Morris grateful for chance to learn in camp

By John Pesetski
Special to

The 2013 baseball season, and specifically his first major league spring training, couldn’t start soon enough for Milwaukee Brewers prospect Hunter Morris.

“It’s great to be in big-league camp,” the 6-foot-3 first baseman said. “With the season I had last year, I was hoping to be here. The whole offseason I was waiting for the call from the team and hoping I would get here. But you never know. I just wanted this opportunity.”

Ranked by Baseball America as the Brewers’ No. 4 prospect, Morris, a nonroster invitee, more than earned his opportunity this spring with a breakout season for the Double-A Huntsville Stars last season. The Brewers’ 2012 Minor League Player of the Year, he led the Southern League in hits (158), home runs (28), RBI (128), slugging percentage (.563) and total bases while also being named the Southern League Most Valuable Player.

“There wasn’t any one thing I did last year,” said Morris, 24. “It was just the culmination of a lot of work over the years at every step on the way to that point. Everything finally clicked at the same time.”

As impressive as Morris was at the plate, his defense is what caught the attention of his teammates.

“What really impressed me was his defense at first base,” pitcher Brandon Kintzler said. “He was great over there. When I saw him after he got drafted, his defense was, well, it needed a lot of work.  But he worked at it every day, each season and then last year he won a Gold Glove.  That’s impressive.”

Making the Auburn University product and 2010 Southeast Conference Player of the Year’s 2012 season even more enjoyable was that he was playing for his hometown team.

“Being in Huntsville and being able to be with my family last season was nice,” he said. “It certainly doesn’t hurt your productivity to be at home. But what I was able to do last year was because of the work I put in last year and in previous years.”

Morris’ breakthrough season didn’t exactly come out of the blue.  In 2011, he hit .271 with a single-season franchise record 19 home runs for the Brewers’ Brevard County (Fla.) Single-A team.  Still, his improvement in 2012 was significant.

One area Morris may be able to improve in 2013 is his selectivity at the plate. He struck out 117 times in 2012 in just 136 games, a far greater rate than in either of his two previous professional seasons.

“I always want to cut down on strikeouts, of course,” he said. “Putting the ball in play is always better. I didn’t panic about strikeouts last year. I was having such a productive year that I didn’t feel like it was the right time to change my approach. This spring, I’m trying to work on my routine and doing what’s always worked for me.  I’m doing the things as far as preparation and work that have made me successful to this point.”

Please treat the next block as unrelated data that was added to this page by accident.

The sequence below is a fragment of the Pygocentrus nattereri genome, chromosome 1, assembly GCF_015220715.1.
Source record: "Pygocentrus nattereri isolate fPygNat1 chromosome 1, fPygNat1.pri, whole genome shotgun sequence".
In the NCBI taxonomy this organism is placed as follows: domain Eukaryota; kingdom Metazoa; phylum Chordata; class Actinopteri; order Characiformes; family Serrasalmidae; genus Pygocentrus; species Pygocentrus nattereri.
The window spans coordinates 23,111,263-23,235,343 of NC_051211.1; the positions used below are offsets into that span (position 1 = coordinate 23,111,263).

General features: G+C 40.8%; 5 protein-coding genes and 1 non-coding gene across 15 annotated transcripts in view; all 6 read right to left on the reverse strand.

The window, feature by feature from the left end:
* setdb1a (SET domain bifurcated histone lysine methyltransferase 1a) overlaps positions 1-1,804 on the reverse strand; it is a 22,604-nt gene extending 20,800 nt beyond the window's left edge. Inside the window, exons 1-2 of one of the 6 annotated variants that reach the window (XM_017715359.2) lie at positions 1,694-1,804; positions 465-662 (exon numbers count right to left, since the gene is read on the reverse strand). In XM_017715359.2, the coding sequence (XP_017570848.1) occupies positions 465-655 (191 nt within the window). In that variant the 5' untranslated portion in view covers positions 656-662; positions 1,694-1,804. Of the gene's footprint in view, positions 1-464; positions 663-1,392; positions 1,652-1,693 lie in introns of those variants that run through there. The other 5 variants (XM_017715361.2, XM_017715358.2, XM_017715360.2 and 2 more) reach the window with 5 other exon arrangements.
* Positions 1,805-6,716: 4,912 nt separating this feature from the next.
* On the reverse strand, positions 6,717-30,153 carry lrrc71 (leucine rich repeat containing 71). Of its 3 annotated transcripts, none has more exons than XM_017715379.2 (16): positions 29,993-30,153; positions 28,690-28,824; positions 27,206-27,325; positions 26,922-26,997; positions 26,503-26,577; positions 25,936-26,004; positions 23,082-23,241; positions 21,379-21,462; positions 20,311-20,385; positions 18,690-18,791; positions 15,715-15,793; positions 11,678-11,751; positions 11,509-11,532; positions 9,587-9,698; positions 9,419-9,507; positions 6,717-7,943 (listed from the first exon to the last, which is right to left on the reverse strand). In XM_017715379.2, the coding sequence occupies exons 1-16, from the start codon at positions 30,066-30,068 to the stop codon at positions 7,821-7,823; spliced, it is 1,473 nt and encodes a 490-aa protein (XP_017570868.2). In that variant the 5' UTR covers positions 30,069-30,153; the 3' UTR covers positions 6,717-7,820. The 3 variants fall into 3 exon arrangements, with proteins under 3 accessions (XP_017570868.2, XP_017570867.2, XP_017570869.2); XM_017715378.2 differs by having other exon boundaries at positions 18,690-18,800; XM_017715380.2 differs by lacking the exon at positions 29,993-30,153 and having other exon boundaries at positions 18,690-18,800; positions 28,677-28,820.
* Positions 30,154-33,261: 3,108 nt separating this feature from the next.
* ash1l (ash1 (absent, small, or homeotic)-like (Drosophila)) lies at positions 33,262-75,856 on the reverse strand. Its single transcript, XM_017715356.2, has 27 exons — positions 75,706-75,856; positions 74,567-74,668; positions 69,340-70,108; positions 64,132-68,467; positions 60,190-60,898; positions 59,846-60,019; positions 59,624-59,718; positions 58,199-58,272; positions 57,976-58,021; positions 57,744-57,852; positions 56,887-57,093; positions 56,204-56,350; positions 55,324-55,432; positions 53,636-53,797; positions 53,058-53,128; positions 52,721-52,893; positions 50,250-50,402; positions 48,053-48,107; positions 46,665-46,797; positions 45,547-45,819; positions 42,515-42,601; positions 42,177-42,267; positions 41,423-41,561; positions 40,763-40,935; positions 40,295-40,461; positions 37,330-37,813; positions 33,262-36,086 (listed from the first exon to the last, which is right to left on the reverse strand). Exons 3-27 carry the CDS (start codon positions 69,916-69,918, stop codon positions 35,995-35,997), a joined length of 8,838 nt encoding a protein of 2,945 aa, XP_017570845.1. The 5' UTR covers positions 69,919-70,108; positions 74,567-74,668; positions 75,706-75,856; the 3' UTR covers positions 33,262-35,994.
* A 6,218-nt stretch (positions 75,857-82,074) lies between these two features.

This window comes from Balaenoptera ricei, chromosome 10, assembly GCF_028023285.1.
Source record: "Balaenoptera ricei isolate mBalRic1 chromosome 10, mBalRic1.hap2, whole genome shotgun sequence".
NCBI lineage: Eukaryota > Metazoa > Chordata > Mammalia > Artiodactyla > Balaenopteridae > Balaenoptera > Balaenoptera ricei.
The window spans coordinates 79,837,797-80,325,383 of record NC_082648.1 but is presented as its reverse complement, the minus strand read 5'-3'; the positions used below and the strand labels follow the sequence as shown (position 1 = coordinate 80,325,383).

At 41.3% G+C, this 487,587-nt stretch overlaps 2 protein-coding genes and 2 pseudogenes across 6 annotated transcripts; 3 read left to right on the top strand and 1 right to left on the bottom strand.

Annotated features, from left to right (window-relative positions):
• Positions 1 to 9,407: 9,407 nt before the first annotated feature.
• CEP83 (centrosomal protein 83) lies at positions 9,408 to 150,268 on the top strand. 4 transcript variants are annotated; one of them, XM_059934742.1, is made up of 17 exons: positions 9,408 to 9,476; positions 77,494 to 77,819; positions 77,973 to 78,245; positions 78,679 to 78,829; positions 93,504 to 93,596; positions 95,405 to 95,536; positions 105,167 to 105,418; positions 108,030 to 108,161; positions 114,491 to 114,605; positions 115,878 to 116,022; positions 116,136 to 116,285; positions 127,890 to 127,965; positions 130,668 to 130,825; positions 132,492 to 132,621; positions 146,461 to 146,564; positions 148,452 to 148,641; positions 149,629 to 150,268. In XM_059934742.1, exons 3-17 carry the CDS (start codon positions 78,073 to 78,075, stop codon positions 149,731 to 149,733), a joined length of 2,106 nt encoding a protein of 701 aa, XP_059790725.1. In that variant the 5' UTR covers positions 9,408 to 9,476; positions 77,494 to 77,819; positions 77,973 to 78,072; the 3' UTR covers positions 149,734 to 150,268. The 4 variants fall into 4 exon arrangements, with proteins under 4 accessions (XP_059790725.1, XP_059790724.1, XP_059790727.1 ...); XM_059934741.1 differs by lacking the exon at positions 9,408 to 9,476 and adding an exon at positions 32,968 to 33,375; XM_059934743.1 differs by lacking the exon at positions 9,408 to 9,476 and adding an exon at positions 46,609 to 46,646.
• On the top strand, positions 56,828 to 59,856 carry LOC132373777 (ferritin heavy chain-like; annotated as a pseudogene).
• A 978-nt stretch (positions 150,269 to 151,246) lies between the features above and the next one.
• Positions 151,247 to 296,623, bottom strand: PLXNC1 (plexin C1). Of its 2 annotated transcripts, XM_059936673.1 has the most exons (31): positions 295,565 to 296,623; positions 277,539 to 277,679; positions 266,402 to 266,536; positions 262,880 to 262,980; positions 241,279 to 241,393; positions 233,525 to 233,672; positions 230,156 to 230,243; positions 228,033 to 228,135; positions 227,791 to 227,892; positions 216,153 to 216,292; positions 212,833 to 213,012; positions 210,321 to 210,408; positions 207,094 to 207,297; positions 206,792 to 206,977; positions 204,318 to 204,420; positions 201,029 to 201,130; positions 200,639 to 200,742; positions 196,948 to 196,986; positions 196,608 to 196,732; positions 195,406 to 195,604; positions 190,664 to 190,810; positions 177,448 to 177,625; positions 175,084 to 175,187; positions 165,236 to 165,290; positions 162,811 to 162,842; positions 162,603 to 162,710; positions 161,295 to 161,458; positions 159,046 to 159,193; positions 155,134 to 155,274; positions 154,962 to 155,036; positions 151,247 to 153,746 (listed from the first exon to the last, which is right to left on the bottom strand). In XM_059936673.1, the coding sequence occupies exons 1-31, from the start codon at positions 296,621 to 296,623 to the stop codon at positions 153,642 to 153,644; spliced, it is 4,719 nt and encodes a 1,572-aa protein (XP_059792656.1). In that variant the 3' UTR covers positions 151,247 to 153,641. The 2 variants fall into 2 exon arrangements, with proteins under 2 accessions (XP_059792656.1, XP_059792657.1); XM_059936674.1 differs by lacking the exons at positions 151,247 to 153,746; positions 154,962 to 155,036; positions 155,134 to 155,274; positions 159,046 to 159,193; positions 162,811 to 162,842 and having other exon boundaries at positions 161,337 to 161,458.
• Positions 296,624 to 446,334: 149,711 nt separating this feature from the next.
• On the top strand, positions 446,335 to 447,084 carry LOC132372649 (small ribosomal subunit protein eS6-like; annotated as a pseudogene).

The left-handed hitting Morris’ approach has impressed his teammates in the major league clubhouse.

“As a young guy, he’s coming in here trying to earn a spot on the roster,” second baseman Rickie Weeks said. “The biggest thing a young guy can do is be humble and work hard and, Hunter, he’s doing that.  We’ve noticed that. He’s got the tools to be a big-league player. Now he has to work for it.”

For his part, Morris appreciates the support of veterans like Weeks and is happy to see some of his minor league teammates in camp as well.

“This is a great atmosphere,” he said. “Everybody here is very helpful to the young guys on the field and in the clubhouse.  They set a good example and give you something to look up to. It’s been great to have some familiar faces around, too — guys you can hang out with and that you’ve played with before.”

With only one hit in 16 at-bats, Morris is off to a slow start this spring. Still, even with a hot spring it is unlikely he will get extended action at Miller Park this season. Incumbent first baseman Cory Hart hopes to return from his knee injury before June, and the Brewers are committed to using Alex Gonzalez and others at first in the meantime.  However, Hart’s contract expires at the end of 2013, and even if the Brewers do resign him, he may return to right field.

Morris knows what his future could hold but remains focused on the work in front of him and on improving his game.

“I’m going about my business,” he said. “I’m just preparing for baseball, wherever it is. Huntsville, (Triple-A) Nashville or Milwaukee.  I just need to get ready to play baseball. I want to get to Milwaukee, but I’m not on the 40-man roster and I know there are financial and service time things involved. I’m going to work hard, and I know the team will tell me what I need to do to get to Milwaukee.”